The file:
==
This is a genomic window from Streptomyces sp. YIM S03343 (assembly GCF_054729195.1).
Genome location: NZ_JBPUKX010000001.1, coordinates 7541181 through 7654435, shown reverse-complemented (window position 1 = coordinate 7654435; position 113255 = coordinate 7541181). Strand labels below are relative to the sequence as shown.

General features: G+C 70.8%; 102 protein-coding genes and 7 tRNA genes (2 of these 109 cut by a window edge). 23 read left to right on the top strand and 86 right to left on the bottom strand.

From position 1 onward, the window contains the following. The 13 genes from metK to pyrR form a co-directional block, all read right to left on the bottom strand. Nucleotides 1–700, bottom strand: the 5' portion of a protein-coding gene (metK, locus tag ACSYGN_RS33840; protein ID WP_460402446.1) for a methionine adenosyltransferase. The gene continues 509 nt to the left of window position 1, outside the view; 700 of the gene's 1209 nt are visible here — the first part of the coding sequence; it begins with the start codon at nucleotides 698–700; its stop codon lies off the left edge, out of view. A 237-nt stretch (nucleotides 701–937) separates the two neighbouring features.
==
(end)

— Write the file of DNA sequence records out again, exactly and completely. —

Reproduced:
This is a genomic window from Streptomyces sp. YIM S03343 (assembly GCF_054729195.1).
Genome location: NZ_JBPUKX010000001.1, coordinates 7541181 through 7654435, shown reverse-complemented (window position 1 = coordinate 7654435; position 113255 = coordinate 7541181). Strand labels below are relative to the sequence as shown.

General features: G+C 70.8%; 102 protein-coding genes and 7 tRNA genes (2 of these 109 cut by a window edge). 23 read left to right on the top strand and 86 right to left on the bottom strand.

From position 1 onward, the window contains the following. The 13 genes from metK to pyrR form a co-directional block, all read right to left on the bottom strand. Nucleotides 1–700, bottom strand: the 5' portion of a protein-coding gene (metK, locus tag ACSYGN_RS33840; protein ID WP_460402446.1) for a methionine adenosyltransferase. The gene continues 509 nt to the left of window position 1, outside the view; 700 of the gene's 1209 nt are visible here — the first part of the coding sequence; it begins with the start codon at nucleotides 698–700; its stop codon lies off the left edge, out of view. A 237-nt stretch (nucleotides 701–937) separates the two neighbouring features.